British Deputy High Commission Mumbai
The RBI kept interest rates unchanged on 30 July as efforts to stabilise a depreciated rupee took precedence over supporting growth. The RBI’s statement explicitly mentions that the liquidity tightening measures it has put in place since mid-July are intended only to stabilise the currency and are short term. Unless we see a severe deterioration in external conditions and the rupee, the RBI is unlikely to raise benchmark interest rates.
The RBI made no rate changes at its meeting on 30 July, after calibrated measures over the past few weeks to push up short term interest rates and stabilise the rupee. The rupee had depreciated to an all time low, breaching the Rs60/US$ mark, as concerns of a taper in quantitative easing led to an exodus of foreign investment from emerging markets. The liquidity tightening measures were intended to push up domestic bond yields and stabilise foreign investment in bonds and the rupee. Bond yields have strengthened to 8%+ levels from around 7.5% earlier and the rupee recovered to below 60 levels. Interestingly, the RBI refused to accept bids at these higher yields in the open market sale of long term government bonds preannounced as part of its liquidity tightening package. A few days later it announced a sale of short term cash management bills on which it accepted higher yields.
This decision to keep interest rates on hold comes on the back of sluggish growth and moderation in WPI inflation. The RBI has cut its growth forecast for FY14 to 5.7% to 5.5%. The decision to tighten liquidity and keep interest rates on hold could deter banks from cutting lending rates. WPI inflation fell to 4.9% in June, but is likely to rise in the months ahead as the currency depreciation increases the cost of imported items such as oil. CPI inflation remains high at 9% on account of food prices, particularly cereals and vegetables. However, a good monsoon should provide some respite, particularly for cereal prices, in the months ahead.
For the moment, the RBI’s focus is on currency stability but growth and inflation are not entirely out of mind. The guidance said that the current situation would have provided a reasonable case for continuing its easing stance. However, India is now caught in a classic ‘impossible trinity’ trilemma: it cannot have free capital flows, an independent monetary policy and a fixed exchange rate, all at the same time. Both the government and the RBI claim that they have no long term level in mind for the rupee. The RBI mentioned that the liquidity tightening measures, aimed at checking undue volatility in foreign exchange markets, will be rolled back in a calibrated manner. It reassured markets that it stands ready to use all available instruments at its command to respond proactively and swiftly to any adverse development.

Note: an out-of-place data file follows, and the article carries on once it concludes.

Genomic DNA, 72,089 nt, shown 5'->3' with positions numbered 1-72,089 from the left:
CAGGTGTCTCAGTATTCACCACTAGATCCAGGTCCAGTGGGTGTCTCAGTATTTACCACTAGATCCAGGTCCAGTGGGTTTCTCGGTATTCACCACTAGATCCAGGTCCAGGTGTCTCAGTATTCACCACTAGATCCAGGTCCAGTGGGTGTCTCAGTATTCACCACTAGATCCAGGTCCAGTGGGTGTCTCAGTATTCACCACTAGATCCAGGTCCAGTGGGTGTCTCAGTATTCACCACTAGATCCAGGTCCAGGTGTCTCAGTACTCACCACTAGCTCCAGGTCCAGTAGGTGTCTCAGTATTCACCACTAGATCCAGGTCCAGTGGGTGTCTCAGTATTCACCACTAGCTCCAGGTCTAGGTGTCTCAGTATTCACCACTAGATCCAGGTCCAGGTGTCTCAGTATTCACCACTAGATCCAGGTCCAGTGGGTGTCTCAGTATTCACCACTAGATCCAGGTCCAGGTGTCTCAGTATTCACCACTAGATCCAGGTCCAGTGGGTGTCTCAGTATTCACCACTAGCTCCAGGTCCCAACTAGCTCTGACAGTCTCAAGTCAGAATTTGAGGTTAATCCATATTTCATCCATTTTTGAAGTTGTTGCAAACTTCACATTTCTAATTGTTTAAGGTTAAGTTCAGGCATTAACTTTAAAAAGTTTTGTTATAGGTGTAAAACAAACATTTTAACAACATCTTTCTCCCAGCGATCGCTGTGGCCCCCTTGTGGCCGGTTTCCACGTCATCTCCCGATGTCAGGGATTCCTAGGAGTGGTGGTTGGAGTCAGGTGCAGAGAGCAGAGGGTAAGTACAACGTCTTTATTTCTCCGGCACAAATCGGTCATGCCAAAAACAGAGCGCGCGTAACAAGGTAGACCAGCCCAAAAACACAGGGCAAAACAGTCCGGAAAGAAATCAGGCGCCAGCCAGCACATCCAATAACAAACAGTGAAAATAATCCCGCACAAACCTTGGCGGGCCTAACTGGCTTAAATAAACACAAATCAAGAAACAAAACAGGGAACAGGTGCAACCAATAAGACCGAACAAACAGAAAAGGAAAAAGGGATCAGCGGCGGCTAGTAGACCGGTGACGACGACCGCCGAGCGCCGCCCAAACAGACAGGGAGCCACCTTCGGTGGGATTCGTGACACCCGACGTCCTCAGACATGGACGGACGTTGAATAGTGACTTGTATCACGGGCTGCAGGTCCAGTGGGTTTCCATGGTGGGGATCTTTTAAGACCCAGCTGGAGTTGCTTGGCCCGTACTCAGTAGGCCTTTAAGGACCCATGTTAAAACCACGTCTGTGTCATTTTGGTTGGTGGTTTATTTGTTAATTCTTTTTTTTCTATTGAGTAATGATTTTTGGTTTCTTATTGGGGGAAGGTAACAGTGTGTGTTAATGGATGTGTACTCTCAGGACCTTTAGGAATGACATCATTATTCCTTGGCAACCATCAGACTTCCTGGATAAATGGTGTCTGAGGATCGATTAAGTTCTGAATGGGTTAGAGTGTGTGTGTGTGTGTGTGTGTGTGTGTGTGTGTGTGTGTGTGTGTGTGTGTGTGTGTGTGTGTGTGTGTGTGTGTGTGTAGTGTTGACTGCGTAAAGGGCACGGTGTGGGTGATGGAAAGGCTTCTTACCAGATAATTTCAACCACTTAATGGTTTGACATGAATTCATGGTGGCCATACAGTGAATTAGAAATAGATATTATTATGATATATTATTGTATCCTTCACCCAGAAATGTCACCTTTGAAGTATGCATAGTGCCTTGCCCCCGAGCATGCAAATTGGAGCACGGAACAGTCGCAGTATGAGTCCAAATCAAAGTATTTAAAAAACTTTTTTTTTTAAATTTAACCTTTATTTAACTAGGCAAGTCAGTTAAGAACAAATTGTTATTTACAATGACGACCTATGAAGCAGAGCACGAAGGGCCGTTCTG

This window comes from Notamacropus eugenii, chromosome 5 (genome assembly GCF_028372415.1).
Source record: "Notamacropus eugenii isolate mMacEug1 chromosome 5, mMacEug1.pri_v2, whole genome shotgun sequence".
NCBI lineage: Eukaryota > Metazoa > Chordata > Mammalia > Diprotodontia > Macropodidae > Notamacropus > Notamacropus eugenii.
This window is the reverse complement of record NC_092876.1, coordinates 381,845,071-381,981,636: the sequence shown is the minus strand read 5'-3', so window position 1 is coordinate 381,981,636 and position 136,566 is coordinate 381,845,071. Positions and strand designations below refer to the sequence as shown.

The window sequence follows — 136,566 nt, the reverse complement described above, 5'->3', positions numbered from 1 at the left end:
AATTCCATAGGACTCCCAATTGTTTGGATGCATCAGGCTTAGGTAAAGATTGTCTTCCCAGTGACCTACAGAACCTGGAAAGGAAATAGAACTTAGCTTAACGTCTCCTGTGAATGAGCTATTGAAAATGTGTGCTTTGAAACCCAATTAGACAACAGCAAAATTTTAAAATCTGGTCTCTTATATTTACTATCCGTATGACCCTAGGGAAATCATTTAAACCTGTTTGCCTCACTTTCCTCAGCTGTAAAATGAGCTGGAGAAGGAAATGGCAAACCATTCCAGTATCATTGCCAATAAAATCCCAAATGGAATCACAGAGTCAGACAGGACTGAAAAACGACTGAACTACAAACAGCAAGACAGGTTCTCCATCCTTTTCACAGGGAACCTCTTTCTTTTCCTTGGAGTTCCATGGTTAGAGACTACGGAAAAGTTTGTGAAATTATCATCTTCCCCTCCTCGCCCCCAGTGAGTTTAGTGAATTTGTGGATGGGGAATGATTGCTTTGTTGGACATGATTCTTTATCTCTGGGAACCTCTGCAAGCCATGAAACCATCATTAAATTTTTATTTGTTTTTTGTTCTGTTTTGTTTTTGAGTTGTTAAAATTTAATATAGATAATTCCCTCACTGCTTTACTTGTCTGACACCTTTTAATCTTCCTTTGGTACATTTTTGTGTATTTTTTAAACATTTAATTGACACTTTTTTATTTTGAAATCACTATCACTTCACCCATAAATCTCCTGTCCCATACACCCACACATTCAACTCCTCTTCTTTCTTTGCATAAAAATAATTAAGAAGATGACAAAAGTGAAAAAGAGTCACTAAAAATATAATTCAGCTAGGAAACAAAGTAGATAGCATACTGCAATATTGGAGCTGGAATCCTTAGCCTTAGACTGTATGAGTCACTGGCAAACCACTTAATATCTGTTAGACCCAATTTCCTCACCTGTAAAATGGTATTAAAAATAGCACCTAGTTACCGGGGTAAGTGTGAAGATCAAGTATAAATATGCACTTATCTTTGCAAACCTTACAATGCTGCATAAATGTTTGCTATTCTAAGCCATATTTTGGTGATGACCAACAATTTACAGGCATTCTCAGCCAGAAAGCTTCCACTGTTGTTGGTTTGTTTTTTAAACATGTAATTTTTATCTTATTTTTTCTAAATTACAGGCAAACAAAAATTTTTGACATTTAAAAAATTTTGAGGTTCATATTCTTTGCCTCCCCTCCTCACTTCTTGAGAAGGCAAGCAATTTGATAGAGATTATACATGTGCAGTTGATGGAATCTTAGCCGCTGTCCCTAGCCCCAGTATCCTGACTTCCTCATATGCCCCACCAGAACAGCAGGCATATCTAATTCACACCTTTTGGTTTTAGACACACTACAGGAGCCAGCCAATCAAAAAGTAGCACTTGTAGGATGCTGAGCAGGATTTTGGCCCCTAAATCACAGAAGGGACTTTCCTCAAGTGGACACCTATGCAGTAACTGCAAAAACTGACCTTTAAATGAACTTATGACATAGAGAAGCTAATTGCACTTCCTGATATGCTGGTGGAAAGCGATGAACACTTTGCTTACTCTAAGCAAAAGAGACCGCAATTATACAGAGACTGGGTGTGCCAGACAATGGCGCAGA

Bond yields have softened and the rupee has weakened following the RBI decision, as some believe that the RBI has been more dovish than expected by explicitly committing to a roll back in the liquidity tightening measures. Others believe that the RBI has sent mixed signals. Equity markets declined over 1% on 30 July. In general they have held up quite well amidst the volatility, although certain sectors, particularly banking, have suffered as tighter liquidity is expected to impact margins.
The RBI has not entirely abandoned support for growth as is evident from its statement that liquidity tightening measures will be rolled back as stability is restored, enabling monetary policy to revert to supporting growth with continuing vigilance on inflation. The Central Bank has also exhorted the government to use the window of opportunity to bring the current account deficit down to sustainable levels.
The government has already announced some structural measures, increasing FDI limits and putting in place measures to curb gold imports. But the pressure on the rupee is expected to continue in the medium term. The government needs to address supply bottlenecks in areas like coal supply and iron ore mining to deliver a sustainable reduction in the deficit. A sustained recovery in developed markets will also help improve India’s external dynamics on the back of a recovery in exports. In the interim, one solution being considered is raising capital through NRI or sovereign bonds.
Governor Subbarao’s term comes to an end on 4th September, but the possibility of an extension cannot be ruled out. In any case, the status quo is likely to be maintained. The RBI is unlikely to raise benchmark interest rates unless there is a severe deterioration in external conditions and the rupee. That said, with the rupee fragile and inflationary pressures likely to re-emerge following the depreciation, the RBI will not be in a hurry to cut rates either.
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